I am curious how the ETOPS minutes categories are arrived at. i.e. Say, ETOPS 330 vs 370.

What extra abilities would the 370 type have demonstrated that the 330 didn't have? Was it just that the test flight on single engine was longer? Or something else in the design limits the type to a 330 minute rating while on the drawing board? Is it the MTBF of a component? Or is the 330 minute time back calculated based on actual empirical testing and the associated failures?

On ground and maintainance procedures is there any substantial difference when dealing with a ETOPS 330 aircraft vs and ETOPS 370 aircraft?

Could there be (say) an ETOPS 430 in the future?

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    $\begingroup$ Some elements of the answer: At least the cargo fire suppression time and the in-flight shutdown rate (IFSD) have to be better. ETOPS time (now renamed EDTO by ICAO) isn't limited, though there is no point to go further than what is necessary to cover the south pole area between Latin America and Australia. See Module 4 of this series of ICAO documents. $\endgroup$
    – mins
    Jun 12 '17 at 6:34
  • $\begingroup$ Thanks @mins. I'd love to find out if anyone knows which components of say an aircraft type had to be changed for the in-flight shutdown rate when ETOPS 370 was obtained instead of ETOPS 330. $\endgroup$ Jun 13 '17 at 3:59

If there is a formula currently used to generate an ETOPS time, no regulatory agency has made it public that I can tell. ETOPS originally grew out of a "60-minute rule" that was the result of earlier distance-based rules (see this report for a thorough history). My guess is that 60 minutes was a case of "well, that sounds good" rather than the result of any rigorous analysis. From there, it's mostly been manufacturers slowly pushing and getting approved for longer and longer extensions (usually just a percentage increase that results in round-ish numbers—again, this is policymaking, not engineering).

However, take a look at the formulas on pages 9–11 of this report. I hesitate to declare them the way to generate an ETOPS number because the report is thirty years old and a lot of it is critical of the methodology, so the regulators may have changed their approach between then and now. In fact, the report does not explicitly state that the formulas within were in use at the time, either. Nevertheless, if there is a formula in modern use, it likely uses a similar approach of quantifying the probabilities of failure and using a factor to convert them into a do-not-exceed diversion time.

The difference between certification at 330 minutes (777) and 370 minutes (A350) may be due to FAA vs. EASA methodologies and/or decreases in inherent failure probabilities as technology matures. With that, I doubt there is much difference in maintenance of a 777 vs. an A350 (at least as far as ETOPS goes—obviously their construction necessitates very different maintenance programs), as that 40-minute increase for the A350 was approved without any in-service maintenance data. It may be different for the 787, which was not initially certified at 330 minutes.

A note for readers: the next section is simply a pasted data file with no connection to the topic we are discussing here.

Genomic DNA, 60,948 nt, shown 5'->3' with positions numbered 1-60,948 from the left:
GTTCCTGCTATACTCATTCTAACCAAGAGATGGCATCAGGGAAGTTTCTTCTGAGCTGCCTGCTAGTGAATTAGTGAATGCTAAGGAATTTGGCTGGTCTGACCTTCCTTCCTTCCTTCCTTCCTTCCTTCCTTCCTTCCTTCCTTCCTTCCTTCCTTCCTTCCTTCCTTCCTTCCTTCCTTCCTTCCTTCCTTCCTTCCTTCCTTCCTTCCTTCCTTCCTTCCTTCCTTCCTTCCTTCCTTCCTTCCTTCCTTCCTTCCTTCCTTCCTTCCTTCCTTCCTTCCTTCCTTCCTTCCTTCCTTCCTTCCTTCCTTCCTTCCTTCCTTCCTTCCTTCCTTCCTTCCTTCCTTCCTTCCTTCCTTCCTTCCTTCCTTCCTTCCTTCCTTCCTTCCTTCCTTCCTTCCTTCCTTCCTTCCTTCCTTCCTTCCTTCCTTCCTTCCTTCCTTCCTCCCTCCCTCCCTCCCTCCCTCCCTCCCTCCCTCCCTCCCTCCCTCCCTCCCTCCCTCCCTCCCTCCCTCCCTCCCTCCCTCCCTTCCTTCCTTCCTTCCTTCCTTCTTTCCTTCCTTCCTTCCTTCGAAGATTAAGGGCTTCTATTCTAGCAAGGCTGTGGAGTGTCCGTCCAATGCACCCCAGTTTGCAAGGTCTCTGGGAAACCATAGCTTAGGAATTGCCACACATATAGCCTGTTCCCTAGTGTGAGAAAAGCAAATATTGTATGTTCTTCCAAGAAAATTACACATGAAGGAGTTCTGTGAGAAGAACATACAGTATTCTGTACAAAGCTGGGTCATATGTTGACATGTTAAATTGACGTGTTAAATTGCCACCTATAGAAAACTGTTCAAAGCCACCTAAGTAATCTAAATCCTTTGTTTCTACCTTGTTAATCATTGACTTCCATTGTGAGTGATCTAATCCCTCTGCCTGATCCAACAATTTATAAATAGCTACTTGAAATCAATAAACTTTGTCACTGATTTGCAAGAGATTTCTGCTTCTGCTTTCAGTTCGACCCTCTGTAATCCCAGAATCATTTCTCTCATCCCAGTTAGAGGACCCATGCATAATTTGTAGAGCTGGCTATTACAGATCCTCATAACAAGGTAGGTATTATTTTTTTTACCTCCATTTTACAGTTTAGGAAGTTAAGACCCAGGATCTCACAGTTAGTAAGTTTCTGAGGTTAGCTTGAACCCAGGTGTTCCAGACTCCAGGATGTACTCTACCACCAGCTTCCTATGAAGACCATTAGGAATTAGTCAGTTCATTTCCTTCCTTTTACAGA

Going forward, I have no doubt we'll see ETOPS 430 and above. Airbus already toyed with 420 minutes for the A350, and perhaps we'll see that after some time in service. At 420 minutes, there are only a few non-compliant routes; I expect that, eventually, any new twin will be able to fly unrestricted between any two points within its endurance.

  • $\begingroup$ Great answer! I didn't even know there were single engine designs in scheduled operations. Which ones can you elaborate? $\endgroup$ Jul 18 '17 at 6:01
  • $\begingroup$ @Peter Schilling. There will never be single engined aircraft carrying 10s or 100s of passengers. It got nothing to do with power and efficiency, and every thing to do with reliability. Think what happens when an engine failure occurs. While IFSDs are rare on a per plane basis, there is at least on every day. See Aviation Herald: avherald.com $\endgroup$
    – Penguin
    Oct 18 '18 at 11:13
  • $\begingroup$ Not sure how I missed these comments almost a year ago, and also not sure why I went on a tangent about single-engine designs; I've removed that part of the answer. $\endgroup$ Sep 21 '19 at 17:00

The answer ETOPS minutes categorised arrived from the Engine failure diversion range and the time is calculated based on OEI (One ENgine Inoperative) max range distance or other speed selected by applicant. I do agree with previous answer there is no point to go to 300+ minutes. see image. enter image description here The north and south pole concern is more critical and additionally there is Polar certification where the operator have to prepare the polar survival suit for crew member and additionally passenger arrangement incase they divert to this remote airport in advance (such as food, clothing, accommodation, etc)


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